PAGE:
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To my knowledge the notion of a t-category was first introduced Beilinson, Bernstein and Deligne's Faiseaux Pervers. But while they explain the name "perverse sheaf", they don't give any indication how they came up with the name t-category.

Does anyone know whether the "t" in "t-category"/"t-structure" stands for something specific?

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I had always assumed that $t$ stood for "truncation". –  Donu Arapura Feb 5 '12 at 22:54
    
@Donu: That might be a good rationale for the terminology, but in any case the section starts out with the definition of "t-category" as a special type of triangulated category which is natural for the theory of perverse sheaves. It would be interesting to know the viewpoints (possibly divergent) of the three authors, one of whom probably did the major writing here (in French). –  Jim Humphreys Feb 5 '12 at 23:12
    
A little late, but someone once told me that Bernstein told them that it stands for "truncation". (Now you just have to decide how much weight you give to third-hand accounts.) –  Artie Prendergast-Smith Jun 6 '13 at 20:03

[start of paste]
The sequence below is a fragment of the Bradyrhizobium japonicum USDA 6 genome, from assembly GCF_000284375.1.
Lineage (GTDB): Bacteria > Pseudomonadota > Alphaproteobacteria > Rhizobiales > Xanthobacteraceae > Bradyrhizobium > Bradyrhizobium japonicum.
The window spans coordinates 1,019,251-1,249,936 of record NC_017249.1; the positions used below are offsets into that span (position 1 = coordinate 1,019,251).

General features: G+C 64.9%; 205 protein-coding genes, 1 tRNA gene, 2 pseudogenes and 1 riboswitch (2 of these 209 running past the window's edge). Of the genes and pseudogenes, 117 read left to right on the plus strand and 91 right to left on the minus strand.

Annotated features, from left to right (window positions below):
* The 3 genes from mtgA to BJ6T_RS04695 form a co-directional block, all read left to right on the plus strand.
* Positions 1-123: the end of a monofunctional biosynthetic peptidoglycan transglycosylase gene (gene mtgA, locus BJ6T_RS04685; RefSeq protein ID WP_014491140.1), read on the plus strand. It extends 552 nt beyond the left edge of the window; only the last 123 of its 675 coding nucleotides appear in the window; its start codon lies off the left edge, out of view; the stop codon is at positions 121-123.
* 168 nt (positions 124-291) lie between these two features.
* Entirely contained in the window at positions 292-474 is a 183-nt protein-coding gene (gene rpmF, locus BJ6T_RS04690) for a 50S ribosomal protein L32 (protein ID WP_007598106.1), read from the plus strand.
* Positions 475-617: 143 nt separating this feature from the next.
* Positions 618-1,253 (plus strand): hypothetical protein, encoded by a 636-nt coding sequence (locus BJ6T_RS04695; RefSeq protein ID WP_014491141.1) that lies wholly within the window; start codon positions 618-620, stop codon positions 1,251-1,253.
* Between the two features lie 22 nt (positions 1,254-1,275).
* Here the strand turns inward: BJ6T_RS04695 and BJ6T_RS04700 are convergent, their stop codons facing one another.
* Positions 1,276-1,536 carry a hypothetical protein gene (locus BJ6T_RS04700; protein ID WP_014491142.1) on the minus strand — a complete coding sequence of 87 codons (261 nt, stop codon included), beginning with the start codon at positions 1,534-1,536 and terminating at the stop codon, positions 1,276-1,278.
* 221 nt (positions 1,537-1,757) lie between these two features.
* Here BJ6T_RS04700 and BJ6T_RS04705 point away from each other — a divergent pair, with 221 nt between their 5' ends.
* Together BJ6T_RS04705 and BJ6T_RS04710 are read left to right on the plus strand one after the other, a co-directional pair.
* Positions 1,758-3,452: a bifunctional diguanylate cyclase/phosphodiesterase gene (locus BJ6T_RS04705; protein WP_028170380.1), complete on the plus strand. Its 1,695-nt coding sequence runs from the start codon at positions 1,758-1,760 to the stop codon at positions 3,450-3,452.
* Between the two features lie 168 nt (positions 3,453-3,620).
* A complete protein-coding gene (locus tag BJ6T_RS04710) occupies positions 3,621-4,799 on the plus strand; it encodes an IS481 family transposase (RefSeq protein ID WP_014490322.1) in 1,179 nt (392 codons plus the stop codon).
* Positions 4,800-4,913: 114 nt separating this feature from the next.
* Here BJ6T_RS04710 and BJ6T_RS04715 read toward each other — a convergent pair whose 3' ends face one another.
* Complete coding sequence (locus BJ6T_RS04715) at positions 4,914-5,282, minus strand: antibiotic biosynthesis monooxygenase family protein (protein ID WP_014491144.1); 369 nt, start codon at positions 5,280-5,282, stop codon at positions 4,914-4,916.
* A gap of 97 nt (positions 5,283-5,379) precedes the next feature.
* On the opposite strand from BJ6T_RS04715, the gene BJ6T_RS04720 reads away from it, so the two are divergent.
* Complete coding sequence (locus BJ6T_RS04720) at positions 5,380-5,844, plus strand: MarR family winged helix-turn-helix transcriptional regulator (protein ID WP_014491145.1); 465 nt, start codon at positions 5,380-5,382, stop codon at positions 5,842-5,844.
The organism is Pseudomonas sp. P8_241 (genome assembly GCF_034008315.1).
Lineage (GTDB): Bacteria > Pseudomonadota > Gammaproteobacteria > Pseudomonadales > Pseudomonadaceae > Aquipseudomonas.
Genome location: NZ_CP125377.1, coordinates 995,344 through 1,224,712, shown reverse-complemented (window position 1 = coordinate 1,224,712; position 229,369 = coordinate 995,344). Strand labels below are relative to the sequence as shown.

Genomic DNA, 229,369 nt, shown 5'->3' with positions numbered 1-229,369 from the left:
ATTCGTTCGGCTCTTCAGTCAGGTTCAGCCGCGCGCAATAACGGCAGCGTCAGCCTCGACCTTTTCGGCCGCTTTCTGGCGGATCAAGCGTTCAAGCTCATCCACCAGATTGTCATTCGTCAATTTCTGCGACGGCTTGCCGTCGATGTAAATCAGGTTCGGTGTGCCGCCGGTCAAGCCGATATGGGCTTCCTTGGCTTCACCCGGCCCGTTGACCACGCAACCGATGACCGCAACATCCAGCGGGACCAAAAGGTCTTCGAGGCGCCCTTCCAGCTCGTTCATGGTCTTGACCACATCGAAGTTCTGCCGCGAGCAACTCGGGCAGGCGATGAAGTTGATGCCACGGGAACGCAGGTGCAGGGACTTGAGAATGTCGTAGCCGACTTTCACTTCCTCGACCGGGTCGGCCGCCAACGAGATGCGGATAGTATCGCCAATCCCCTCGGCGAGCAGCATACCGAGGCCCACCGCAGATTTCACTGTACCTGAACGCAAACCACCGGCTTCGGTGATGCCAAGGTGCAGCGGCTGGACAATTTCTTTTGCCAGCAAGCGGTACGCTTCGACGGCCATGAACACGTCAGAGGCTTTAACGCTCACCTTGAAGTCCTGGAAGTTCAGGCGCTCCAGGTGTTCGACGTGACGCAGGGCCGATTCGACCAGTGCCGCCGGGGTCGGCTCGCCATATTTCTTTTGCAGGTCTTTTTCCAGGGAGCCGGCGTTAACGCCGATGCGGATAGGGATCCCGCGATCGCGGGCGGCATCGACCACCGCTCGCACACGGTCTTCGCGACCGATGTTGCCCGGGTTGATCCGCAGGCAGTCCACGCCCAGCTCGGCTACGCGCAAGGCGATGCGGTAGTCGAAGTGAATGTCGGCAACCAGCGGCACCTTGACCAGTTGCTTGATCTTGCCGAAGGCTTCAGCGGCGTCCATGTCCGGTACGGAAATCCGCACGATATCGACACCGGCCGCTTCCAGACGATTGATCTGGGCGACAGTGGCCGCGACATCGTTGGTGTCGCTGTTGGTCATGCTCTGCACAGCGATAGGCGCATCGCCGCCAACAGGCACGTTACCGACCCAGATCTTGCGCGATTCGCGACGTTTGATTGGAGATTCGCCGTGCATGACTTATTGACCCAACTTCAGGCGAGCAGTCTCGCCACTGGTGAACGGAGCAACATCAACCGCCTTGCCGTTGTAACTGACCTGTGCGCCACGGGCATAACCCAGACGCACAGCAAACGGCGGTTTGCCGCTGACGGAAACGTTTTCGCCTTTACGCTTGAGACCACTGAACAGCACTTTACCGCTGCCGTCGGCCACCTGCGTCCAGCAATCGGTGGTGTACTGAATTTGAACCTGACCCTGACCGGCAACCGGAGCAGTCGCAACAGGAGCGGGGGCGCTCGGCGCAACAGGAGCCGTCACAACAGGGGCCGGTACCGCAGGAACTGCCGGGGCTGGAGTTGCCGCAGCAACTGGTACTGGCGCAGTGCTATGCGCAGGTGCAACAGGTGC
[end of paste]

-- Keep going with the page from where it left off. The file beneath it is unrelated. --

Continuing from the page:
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up vote 8 down vote accepted

Though I don't have inside information, it's clear that the notes in Asterisque 100 (1982) by BBD gave the first formal definition of t-category and t-structure on a triangulated category (section 1.3). Since the nearest t-word involved is "triangulated" and no direct rationale is offered for the language introduced, that probably suggested the terminology here. Of course, someone else may have a more subtle theory.

P.S. Reviewing the original text further, I see in their Example 1.3.2(1) the suggestive word tronque, which converts me to Donu's viewpoint. It would have simplified things for the reader of BBD just to start with a definition of categorie tronque (abbreviated t-category).

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